The UK's Energy Technologies Institute has launched a project that will look at potential cost reductions for nuclear power plants.
The project hopes to find ways in which nuclear power can become an attraction to investors, by taking on lessons from renewable sectors such as offshore wind, which have successfully reduced costs through research and development.
The Nuclear Cost Drivers Project expects to study and analyse historical, contemporary and future nuclear projects to identify the areas of design, construction and operation that have the greatest influence on costs. It also hopes to identify credible areas for potential cost reductions.
The project, which will run until April 2018, is being led by CleanTech Catalyst Ltd, working with Lucid Strategy. Dr Tim Stone will act as an independent reviewer.
ETI analysis has demonstrated that nuclear power could have a "significant" role to play in the UK’s transition to a low carbon economy as long as it is cost competitive within the overall energy mix and provided there is a market need.
In the UK, the initial challenge for the nuclear new build industry is to complete the commissioning and construction of new nuclear projects within acceptable budget and schedule. The next task will be to deliver cost reductions for follow-on plants.
Mike Middleton, the strategy manager for the ETI’s nuclear programme, said: “There are currently no evidence led projects which can illustrate whether the costs of generating electricity from new nuclear power stations can be reduced."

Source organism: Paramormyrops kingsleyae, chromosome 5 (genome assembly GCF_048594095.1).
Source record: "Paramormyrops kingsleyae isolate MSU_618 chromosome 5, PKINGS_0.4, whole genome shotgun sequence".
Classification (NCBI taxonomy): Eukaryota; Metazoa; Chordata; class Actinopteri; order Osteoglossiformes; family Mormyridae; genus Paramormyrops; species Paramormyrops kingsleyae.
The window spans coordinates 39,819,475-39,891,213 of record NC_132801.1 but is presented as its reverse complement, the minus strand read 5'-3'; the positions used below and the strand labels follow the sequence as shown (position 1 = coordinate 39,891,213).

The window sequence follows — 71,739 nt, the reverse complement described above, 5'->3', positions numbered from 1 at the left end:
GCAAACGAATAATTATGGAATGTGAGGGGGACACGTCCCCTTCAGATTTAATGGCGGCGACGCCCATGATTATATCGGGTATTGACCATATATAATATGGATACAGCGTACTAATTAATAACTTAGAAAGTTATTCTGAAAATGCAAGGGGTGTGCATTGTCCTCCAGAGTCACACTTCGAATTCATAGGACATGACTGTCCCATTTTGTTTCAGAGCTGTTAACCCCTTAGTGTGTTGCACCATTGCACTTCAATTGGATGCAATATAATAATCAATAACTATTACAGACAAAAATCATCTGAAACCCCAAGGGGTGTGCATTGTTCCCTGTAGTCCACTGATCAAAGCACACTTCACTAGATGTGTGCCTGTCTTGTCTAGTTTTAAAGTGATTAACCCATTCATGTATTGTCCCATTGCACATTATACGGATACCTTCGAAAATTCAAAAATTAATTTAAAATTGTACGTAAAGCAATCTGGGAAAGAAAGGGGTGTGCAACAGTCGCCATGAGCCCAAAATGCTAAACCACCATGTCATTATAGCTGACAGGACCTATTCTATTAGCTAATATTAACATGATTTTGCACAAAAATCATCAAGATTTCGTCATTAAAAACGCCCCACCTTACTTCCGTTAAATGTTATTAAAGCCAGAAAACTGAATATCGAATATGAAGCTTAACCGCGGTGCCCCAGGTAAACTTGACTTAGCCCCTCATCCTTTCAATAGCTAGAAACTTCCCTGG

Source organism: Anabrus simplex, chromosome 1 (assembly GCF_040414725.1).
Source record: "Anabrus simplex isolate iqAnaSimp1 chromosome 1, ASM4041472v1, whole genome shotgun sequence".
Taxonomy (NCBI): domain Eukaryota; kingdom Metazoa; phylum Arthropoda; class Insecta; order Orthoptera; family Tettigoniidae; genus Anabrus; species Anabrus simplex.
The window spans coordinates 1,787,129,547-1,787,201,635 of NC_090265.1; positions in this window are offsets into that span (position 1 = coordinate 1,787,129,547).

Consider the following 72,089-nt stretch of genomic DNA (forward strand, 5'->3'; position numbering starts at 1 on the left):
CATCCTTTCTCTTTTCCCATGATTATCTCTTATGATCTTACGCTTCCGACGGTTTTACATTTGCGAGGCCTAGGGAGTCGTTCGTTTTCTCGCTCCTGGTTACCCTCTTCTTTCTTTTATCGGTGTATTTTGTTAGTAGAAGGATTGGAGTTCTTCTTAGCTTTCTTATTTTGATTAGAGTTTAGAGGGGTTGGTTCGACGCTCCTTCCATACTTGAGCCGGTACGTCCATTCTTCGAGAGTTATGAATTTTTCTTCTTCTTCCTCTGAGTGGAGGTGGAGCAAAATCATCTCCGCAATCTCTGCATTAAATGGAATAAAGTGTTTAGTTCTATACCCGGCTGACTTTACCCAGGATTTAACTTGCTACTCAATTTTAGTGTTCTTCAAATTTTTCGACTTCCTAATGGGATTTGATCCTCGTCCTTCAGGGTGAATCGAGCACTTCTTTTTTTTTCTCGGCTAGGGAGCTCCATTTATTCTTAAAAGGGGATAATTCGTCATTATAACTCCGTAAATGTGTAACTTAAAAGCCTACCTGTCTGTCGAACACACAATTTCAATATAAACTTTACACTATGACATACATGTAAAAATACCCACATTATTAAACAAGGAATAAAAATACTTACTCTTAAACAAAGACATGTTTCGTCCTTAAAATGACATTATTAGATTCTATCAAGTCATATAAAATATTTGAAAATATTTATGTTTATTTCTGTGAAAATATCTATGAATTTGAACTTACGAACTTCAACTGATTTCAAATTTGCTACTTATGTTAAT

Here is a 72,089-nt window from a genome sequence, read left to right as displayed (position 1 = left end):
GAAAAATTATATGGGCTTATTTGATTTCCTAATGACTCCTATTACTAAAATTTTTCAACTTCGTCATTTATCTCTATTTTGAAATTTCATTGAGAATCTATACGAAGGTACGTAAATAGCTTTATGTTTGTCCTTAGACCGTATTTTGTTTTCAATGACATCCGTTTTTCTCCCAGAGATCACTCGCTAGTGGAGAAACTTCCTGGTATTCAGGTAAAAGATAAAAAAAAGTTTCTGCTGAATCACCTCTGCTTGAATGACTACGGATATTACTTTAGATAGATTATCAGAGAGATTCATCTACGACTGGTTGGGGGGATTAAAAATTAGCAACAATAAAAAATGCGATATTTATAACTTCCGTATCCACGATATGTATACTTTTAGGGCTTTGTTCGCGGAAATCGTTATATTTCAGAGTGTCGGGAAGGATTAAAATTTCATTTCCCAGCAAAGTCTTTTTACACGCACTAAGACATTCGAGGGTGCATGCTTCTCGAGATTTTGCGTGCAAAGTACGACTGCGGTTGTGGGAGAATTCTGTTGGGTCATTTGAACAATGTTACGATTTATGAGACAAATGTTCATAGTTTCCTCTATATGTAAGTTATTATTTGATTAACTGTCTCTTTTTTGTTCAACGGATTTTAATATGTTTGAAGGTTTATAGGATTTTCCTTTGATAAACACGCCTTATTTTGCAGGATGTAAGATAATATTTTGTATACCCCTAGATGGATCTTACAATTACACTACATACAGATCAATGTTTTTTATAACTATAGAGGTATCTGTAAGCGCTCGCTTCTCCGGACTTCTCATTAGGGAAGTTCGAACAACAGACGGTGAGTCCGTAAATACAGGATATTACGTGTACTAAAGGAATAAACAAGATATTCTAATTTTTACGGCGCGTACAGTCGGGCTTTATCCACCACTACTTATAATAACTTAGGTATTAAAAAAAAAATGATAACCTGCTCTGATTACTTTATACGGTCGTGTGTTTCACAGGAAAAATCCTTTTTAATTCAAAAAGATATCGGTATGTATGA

“The renewables industry, particularly offshore wind, is able to show a meaningful route to getting costs down though research, development and deploying at scale."
“The challenge for nuclear new build in the UK is to demonstrate that it can show a credible way of delivering reduced costs. The expectation for advanced reactor technologies is that they should deliver a step reduction in costs.”
Kirsty Gogan, director at CleanTech Catalyst, said that new-build costs vary widely around the world. They are high in the USA and Europe, but far lower in Japan, South Korea and China. "Attracting private sector investment for nuclear projects is challenging due to the quantum of investment required, and the perceived financial and construction risk," Gogan said.
"Nonetheless, once built, low operating costs and high capacity factors generate reliable income for investors, security of supply and price stability for consumers.”